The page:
‘The Holly and the….’

Nature Notes with South Holderness Countryside Society


 

IT’S that time of year again, cold frosts, scraping car windscreens, the last tidying up session of the garden or the allotment and Christmas carols oozing repetitively from shops, cars and the TV; but what about this carol? 

It’s certainly an old and traditional one, The Holly and the Ivy, where holly represents Jesus and the ivy represents the Virgin Mary in true Christian symbolism. It’s a beautiful carol – but can anyone tell me (without peeking) how many times ivy is mentioned in all of the verses? I’ll come back to that. 

Both holly and ivy have been used for centuries to decorate the house across winter, holly representing the male, and ivy the female, and both staying green all year round so adding extra colour. It’s only when you start to look into the ancient mythology of both plants that you see how opinions are so contradictory; bring inside, don’t bring inside, cut, don’t cut, good, evil, they overshadow the true meaning of the carol. This happens rather a lot when paganism meets Christianity and pagan festivals become Christianised. Both sides meld, both sides benefit, edges become blurry. 

So, how many times is ivy mentioned in the carol? Once. Just one single time in the first line of the first verse. Seems a bit unfair. We start out expecting a decent comparison, a bit of a lyrical dance-off, ‘Of all the trees that are in the wood’, but then poor ivy is dropped! Never mentioned again. Let’s put that right. There are two subspecies of English ivy, or Hedera helix, also known as common ivy: one type spreads along the ground and the other climbs. Its name is a little misleading as helix tends to suggest a winding or twisting motion, however ivy doesn’t actually do this; but it can climb, trail or creep up to 30 yards if it has decent support. Ivy has two types of roots and both are important in its survival. 

The subterranean roots reach down into the soil to anchor the plant and to deliver nutrition to help the plant thrive. The aerial roots ooze a type of glue and produce little hairs which, as the root grows and pushes itself into little crevices, help to firmly attach the plant to its support. This in itself leads to just one of the arguments against ivy – does it, or does it not, damage its support? The two sides of the arguments are thus: its destructive nature causes walls to crumble as it pushes into and attaches itself to them – or – does it actually grow into existing cracks and help to glue and hold crumbling brickwork together? A second argument: does it hold water against a wall and increase dampness – or – does the waxy covering of the leaves repel water? According to English Heritage ivy roots cause minimal damage to walls unless there are already existing cracks which the roots can push into and cause deterioration, however, the plant can protect walls from humidity, heat, cold and pollution – especially at road sides.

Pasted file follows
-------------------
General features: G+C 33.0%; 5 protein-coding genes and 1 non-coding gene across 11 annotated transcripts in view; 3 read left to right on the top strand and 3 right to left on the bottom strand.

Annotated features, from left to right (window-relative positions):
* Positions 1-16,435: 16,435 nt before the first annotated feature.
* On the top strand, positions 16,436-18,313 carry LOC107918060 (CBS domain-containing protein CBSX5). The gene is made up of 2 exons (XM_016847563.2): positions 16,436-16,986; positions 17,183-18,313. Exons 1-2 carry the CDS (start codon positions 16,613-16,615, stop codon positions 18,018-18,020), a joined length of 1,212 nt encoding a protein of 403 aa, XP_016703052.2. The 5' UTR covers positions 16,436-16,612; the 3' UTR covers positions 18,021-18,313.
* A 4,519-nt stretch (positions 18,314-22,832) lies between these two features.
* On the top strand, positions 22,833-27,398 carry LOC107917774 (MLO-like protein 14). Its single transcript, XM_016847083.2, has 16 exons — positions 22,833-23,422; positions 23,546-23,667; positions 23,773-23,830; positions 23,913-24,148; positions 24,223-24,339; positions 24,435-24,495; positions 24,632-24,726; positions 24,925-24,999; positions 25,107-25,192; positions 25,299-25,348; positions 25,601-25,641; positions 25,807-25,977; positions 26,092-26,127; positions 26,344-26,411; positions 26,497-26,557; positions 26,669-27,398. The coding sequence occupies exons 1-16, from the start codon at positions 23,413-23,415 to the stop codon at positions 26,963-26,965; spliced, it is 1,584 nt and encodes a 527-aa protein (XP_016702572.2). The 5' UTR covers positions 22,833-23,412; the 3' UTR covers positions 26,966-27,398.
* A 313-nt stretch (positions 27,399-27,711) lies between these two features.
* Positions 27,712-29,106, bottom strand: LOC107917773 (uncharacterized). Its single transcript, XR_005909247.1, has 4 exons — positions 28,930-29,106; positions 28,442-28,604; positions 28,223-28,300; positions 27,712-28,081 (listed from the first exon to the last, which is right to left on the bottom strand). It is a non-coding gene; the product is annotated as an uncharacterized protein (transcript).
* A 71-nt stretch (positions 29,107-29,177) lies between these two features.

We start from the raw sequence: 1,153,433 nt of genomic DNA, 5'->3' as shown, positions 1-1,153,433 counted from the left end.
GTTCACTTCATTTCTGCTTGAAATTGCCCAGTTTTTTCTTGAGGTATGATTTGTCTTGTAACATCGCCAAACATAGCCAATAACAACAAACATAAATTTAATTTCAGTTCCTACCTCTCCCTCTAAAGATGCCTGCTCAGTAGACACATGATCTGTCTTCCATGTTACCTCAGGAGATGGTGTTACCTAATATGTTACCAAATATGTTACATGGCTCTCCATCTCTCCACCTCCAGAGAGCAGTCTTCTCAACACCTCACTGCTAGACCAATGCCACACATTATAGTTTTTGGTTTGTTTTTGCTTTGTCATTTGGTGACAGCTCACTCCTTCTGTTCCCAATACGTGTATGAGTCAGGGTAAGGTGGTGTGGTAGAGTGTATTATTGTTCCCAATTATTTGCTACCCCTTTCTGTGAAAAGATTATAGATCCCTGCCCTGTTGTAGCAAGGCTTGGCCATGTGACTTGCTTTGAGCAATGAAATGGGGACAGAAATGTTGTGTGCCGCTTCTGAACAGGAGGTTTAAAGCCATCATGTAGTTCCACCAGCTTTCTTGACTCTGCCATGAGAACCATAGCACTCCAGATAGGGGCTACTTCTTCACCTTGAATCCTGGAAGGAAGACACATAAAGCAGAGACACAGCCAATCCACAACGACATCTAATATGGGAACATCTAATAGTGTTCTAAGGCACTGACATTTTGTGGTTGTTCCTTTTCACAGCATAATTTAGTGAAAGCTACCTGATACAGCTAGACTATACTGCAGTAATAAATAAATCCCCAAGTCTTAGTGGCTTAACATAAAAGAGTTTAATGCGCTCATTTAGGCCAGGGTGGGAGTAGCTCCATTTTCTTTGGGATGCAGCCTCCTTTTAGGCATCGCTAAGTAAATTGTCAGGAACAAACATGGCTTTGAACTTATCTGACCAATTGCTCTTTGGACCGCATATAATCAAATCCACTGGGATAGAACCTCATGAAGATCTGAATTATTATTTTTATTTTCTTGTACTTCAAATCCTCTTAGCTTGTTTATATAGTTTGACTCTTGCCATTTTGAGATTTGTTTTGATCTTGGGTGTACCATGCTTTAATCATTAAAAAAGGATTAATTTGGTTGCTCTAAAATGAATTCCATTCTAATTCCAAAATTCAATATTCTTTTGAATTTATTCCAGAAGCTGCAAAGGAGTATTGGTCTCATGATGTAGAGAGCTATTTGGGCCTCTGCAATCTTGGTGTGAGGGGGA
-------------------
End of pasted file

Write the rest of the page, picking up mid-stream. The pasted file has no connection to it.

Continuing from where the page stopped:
FESTIVE: Bacchus Ivy. Photo by Tracey Netherton
 

Ivy is certainly a beautiful plant. It has lobed glossy leaves, either three or five lobes, and can be in a range of colours. Usually seen as dark green with paler veins, they can also be light green, red, yellow or white, or even variegated; but are they a gardener’s friend? Ivy is not parasitic in that its roots do not attack the tree to steal nutrients, but the weight of ivy can cause an older tree to crack and it may steal the sunlight from the tree canopy. Creeping ivy can prevent the same sunlight from reaching seedlings and may also smother wild flowers or ferns. Friend or foe in the garden? That seems to depend on how neat and tidy you want to keep the area and how much you value certain aspects of wildlife.

Ivy provides an amazing habitat for a huge range of beasties, bugs, bees, butterflies, bats, and a buffet for birds – and other creatures that don’t start with the letter ‘b’! If you have never been asked to remove ivy from a wall or a tree please take my advice – use full length fully sealed overalls, gloves, and full head protection. You have no idea just how much spider poop you will be covered in otherwise! 

The removal of ivy can be both difficult and repetitive. Sheer determination will be required; cutting back regularly, digging up roots, double cuts at ankle and shoulder height to unravel the climbing stems but taking care not to pull and damage the underlying tree. Gloves are also recommended when dealing with ivy as it contains falcarinol which can cause skin irritation, blisters and dermatitis. Despite being mildly poisonous English ivy is also considered to have medicinal properties. Hippocrates used ivy to reduce swelling, as an anaesthetic, and also to prevent intoxication. And that brings me back to the festive season again. 

Wearing a wreath of ivy leaves on your head was believed to prevent you from getting drunk. If this was good enough for Bacchus, the God of wine and agriculture, then it’s good enough for me to give it a try! Merry Christmas everyone!